In 1661 an inventory was made of all the rooms of an unnamed inn. It was certainly in the Market Place and may well be a description of The Bull, which has existed since the 1500s. The only other large inn was one called The Swan, backing on to the river, which ceased trading by about 1730.
The main room of the premises, where customers were served, had a long wooden seat with a high back, three benches, a table and a wall cupboard for storing glasses. There were 22 casks of beer in the cellar, each containing around 60 gallons – totalling about 10,000 pints. Beer was brought to the table in the inn’s sixteen stone flagons, as pictured. The cellar also contained 28 empty casks, so their brewhouse was used on a large scale.
The kitchen contained pewter dishes, salt cellars, sauceboats, candlesticks and pots & pans of all description for serving food to travellers … plus six chamberpots for those staying overnight. The two other rooms on the ground floor (known as parlours) contained beds, tables and “other necessaries”.
Upstairs were six rooms used for sleeping or storage, each known by a different name. The most intriguing is “The World’s End Chamber” – possibly the furthest from the staircase? There was also a Green Chamber, a Little Chamber, a Chimney Chamber, The Gatehouse Chamber, and The Great Chamber. This last room contained four silver bowls, a silver salt cellar and three silver spoons, so was presumably occupied by the innkeeper. It had basins & ewers for washing and more furnishings than the other rooms, including eight cushions. The Chimney Chamber was used for storing spare bedding, table cloths, napkins and towels.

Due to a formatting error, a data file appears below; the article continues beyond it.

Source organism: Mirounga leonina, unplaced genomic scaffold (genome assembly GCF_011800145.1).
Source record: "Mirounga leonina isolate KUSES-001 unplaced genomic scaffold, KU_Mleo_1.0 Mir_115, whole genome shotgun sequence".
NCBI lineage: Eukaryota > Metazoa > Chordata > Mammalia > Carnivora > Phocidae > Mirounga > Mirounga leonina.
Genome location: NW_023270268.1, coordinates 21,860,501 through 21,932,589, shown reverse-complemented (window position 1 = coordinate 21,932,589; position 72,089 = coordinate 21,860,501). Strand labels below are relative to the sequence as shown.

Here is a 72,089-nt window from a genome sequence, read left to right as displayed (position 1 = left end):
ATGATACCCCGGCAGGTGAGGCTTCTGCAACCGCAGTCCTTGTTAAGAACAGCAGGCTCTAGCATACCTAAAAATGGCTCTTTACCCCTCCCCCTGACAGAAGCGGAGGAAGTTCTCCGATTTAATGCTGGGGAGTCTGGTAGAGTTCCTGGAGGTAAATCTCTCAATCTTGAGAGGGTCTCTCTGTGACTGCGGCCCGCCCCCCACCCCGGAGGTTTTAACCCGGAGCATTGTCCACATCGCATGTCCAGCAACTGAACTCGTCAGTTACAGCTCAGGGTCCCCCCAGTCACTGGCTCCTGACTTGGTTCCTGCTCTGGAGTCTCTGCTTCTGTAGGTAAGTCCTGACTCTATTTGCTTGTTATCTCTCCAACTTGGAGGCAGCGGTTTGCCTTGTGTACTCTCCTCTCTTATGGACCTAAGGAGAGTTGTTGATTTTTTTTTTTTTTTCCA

There were eleven beds at the inn, ranging from a sealed bed with a wooden canopy and feather mattress, to low trundle beds which could be stored underneath, press beds with folding wooden frames and truss beds which held straw mattresses.
Malt and oats were stored in the garret, with ten pigs in the yard, a coal house and stables.
The innkeeper in 1661 was Margaret Thorpe who was aged at least seventy and had been widowed three times. Her first husband, Thomas Shorthose died in 1620 and the following year she married Nathaniel Smith of Deeping St James. They were at the inn when he died in 1625, leaving money to the poor of each parish and five shillings “for the mending of the wooden bridge”. Margaret remained there, later marrying Thomas Thorpe who owned extensive fishing waters and a duck decoy near Crowland.
After forty years at the heart of Deeping life, including during the Civil War era, Mrs Thorpe would be an invaluable source of local knowledge. If only she could tell us the name of her inn…
This photograph of the Market Place, taken around 1900 shows The Bull Commercial Inn on the right, and on the far left, Abraham Payne’s grocer’s & draper’s shop.
This month the display in our Heritage Box in the Market Place pays tribute to the men of Deeping St James and Market Deeping who served and fell in the Second World War:
Vickers Lavender BENNETT 1924-44, Richard Harold CARTER 1917-42, J HARDY, Wilson HENFREY 1893-1944, Roy Cyril HORTON 1924-43, Walter Stanley LYNN 1922-43, James Lawrence Anthony MULLIGAN 1923-43, James Robert MOULDING 1925-44, George H PEARSON 1900-44, James Alister ROGERS 1898-1945 and Robert Cecil Blake WYMAN 1923-44.
We have researched their stories, and if anyone is unable to visit the Box, but would like information about one of these men, please email email@example.com. We are uncertain of details relating to “J Hardy” who is listed on Deeping St James war memorial, and would welcome hearing from anyone who can identify him.